It starts with a joke, as all good stories do.
You're reclining on your rack in P pod, the women's housing section of the Walton County Jail, reading a fairly new copy of some poorly written and even poorer edited romantic thriller whose name you hope you'll never recall. That's not the joke.
Your new cellie stands in the center of your house — one of eight open cells, designed to hold eight — you do the math. She has stripped off her jumpsuit and wears only tube socks, boxer shorts and a ratty long john top.
"What do you say to someone with two blacks eyes?" she asks, raising a brow, pausing for the punch line. "Nothing you haven't told her twice."
The other three girls cackle and howl. You smile and nod. She goes back to stuffing her bed bug resistant plastic mattress into a handmade fitted sheet. You notice how the joke teller said her — not him. You admire her thriftiness and ingenuity, the time it must have taken her to rip, shred and tie all those knots to make her wriggle-free cocoon.
Time. It's the one thing you have a lot of in here, the single commodity that is endless. The one thing you will not be able to track until your release. There are no clocks in P pod.
Only time. Abundant, plentiful, copious. It's all the things freedom is not.
You notice that most of the jail workers are obese, even the doctor — a man who stares straight ahead reciting form questions, barely noting the answers until he gets to HIV, positive or negative? His boredom is catching. He spells Xanax with a z. When he gets to lice, hair or body? You think he's kidding, then shudder involuntarily when you realize he isn't.
You're issued two hand towels, one pair of ripped plastic shower shoes, a drinking cup, two thread bare sheets, sized for a toddler's bed, one small, scratchy, synthetic blanket, an extra jumpsuit — it matches the one you're wearing with your Bobo's (canvas slip on shoes) and a hygiene kit similar to airline overnight kits, although the toothbrush is short, smooth, not shank-worthy.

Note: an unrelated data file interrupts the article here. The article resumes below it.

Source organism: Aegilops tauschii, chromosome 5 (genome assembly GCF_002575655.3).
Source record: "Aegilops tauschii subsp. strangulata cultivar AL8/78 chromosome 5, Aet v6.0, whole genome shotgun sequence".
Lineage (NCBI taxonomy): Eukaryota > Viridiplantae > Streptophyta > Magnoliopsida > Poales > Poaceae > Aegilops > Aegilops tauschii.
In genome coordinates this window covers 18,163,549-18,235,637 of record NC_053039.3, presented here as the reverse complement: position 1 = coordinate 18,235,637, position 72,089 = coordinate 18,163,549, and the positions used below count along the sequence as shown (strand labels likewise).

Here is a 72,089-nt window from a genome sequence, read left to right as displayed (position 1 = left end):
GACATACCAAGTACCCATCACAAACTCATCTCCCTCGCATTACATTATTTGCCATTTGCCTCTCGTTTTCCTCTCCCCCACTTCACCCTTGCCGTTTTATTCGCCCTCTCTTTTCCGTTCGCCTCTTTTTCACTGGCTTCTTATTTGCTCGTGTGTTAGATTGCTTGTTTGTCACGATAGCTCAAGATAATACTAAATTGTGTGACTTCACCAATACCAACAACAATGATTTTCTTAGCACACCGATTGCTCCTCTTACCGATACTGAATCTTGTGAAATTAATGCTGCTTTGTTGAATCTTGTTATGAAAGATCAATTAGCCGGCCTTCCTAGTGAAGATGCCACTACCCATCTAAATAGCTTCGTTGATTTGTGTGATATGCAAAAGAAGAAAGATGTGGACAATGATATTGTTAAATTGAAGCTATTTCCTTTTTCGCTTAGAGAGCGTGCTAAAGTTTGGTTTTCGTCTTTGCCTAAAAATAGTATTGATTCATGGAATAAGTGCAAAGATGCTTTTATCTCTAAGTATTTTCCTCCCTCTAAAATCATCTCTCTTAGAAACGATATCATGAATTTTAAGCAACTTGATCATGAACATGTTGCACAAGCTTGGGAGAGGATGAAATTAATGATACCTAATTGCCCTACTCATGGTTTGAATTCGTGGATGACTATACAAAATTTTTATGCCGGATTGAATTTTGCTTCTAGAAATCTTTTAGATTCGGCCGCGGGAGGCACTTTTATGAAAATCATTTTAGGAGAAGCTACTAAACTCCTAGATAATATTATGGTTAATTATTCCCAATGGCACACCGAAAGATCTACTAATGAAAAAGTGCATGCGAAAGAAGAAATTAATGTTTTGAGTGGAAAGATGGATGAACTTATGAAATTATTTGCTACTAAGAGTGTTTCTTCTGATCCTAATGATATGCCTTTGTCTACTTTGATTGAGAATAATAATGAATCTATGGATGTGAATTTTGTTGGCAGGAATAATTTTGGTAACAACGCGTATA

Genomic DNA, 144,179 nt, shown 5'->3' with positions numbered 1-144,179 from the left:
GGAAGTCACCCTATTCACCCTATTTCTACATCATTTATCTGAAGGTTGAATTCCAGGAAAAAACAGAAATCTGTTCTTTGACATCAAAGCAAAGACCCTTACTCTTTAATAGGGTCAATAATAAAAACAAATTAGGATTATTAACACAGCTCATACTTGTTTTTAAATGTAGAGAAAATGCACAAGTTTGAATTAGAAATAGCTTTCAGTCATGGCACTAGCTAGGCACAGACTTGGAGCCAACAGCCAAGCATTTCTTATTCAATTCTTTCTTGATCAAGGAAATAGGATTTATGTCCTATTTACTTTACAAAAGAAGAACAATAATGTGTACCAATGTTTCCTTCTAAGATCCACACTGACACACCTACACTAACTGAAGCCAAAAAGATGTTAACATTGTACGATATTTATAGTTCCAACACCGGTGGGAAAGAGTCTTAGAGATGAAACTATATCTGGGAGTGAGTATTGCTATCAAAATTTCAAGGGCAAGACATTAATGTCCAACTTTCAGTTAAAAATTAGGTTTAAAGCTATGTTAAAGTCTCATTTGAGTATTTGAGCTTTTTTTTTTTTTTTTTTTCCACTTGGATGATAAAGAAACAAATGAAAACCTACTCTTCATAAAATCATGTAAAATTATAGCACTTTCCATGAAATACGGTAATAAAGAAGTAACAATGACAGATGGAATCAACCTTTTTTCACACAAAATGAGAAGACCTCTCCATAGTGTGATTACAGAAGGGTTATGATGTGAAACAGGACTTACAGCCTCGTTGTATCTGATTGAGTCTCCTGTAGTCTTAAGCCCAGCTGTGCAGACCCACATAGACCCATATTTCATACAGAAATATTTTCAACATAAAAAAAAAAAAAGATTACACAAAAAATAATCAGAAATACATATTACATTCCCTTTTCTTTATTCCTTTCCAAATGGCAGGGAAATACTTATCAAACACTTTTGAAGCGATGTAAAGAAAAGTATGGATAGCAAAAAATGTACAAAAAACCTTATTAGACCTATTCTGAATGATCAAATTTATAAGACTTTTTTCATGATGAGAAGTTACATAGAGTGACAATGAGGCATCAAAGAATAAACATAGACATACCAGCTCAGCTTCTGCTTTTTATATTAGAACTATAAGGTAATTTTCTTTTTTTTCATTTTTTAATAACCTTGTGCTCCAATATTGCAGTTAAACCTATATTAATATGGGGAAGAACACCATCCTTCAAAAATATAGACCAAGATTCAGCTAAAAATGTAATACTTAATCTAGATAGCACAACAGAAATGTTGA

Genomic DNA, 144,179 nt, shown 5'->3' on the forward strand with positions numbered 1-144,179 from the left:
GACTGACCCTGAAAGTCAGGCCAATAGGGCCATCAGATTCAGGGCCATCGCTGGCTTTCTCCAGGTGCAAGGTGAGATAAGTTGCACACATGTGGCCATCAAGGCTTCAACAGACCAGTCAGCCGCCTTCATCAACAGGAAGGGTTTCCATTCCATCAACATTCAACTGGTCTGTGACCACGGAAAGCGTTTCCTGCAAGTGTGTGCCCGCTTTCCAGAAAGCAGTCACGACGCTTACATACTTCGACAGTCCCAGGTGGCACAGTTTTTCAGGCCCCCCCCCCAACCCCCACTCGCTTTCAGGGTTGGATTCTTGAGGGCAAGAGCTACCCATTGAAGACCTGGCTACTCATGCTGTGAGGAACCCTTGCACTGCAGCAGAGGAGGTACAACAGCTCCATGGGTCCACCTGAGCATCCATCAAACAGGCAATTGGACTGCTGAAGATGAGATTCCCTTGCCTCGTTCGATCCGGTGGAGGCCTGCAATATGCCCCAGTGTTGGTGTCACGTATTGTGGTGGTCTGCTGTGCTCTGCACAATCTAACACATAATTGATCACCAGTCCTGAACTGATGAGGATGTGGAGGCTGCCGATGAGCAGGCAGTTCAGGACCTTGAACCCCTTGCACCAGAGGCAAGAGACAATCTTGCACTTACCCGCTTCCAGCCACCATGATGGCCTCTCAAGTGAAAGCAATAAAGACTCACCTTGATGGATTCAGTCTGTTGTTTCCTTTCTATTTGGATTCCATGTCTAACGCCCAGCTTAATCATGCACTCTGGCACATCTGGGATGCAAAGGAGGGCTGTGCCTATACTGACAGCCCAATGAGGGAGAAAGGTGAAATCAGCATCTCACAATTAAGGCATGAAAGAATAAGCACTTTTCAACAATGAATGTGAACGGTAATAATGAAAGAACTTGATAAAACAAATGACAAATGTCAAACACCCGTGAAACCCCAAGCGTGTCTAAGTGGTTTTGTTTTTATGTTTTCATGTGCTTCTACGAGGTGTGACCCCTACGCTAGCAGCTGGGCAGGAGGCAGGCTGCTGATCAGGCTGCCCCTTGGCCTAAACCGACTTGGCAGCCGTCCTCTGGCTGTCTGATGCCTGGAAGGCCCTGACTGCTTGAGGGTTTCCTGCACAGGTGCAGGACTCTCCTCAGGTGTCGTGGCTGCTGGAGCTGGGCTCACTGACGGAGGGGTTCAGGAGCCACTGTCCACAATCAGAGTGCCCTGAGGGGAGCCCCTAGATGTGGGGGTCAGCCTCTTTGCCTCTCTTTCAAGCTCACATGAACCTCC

Everything is precious. From empty deodorant tubes to the stickers of shampoo bottles, there is no garbage, it can all be used for something. It's like ultra-light backpacking with gram counting pals. You'll learn how to survive with less, how to stop needing.
When the meal comes, your stomach turns. You think of POW stories, of cannibals, of quietly starving to death. You figure you could stand to lose a few pounds.
Books, lovely, hopeful, sexy, old, torn, sad, cheap books are passed around, but the tallest ones stay on the shelf, as these are what short inmates use to extend their reach to the TV controls. You think of your house, all the electronics. But this TV is small, old, mounted too high. You think about how cheap flatscreens are now, how one TV is not enough for 64 people.
Later, you count the showers. Two of the four work. Sinks? Three of the four work. Toilets? Four. All working, none have doors, or lids or rolls of toilet paper.
It's the little things you miss — tissues, hand soap, paper towels, salt and pepper, pen and paper, and of course... your smart phone. Eventually your hand will reach out for it less, the idea that you need that answer will fade.
It was like staying in a really bad hostel in Germany, you tell the deputy when you leave. When you're outside the building, waiting for your cell phone to wake up, watching the deputy light his cigarette. He laughs, "Yep. That's a good way of looking at it," he says, and you wonder if he's ever been to Germany. Or spent the night in jail.
Linda Sands of Atlanta is an award-winning author and the founder of Write By the Water retreats, based in Blue Mountain Beach. During a recent incarceration in the Walton County Jail, she wrote a series of stories and obtained valuable research for her mystery series featuring tenacious trucker Jojo Boudreaux.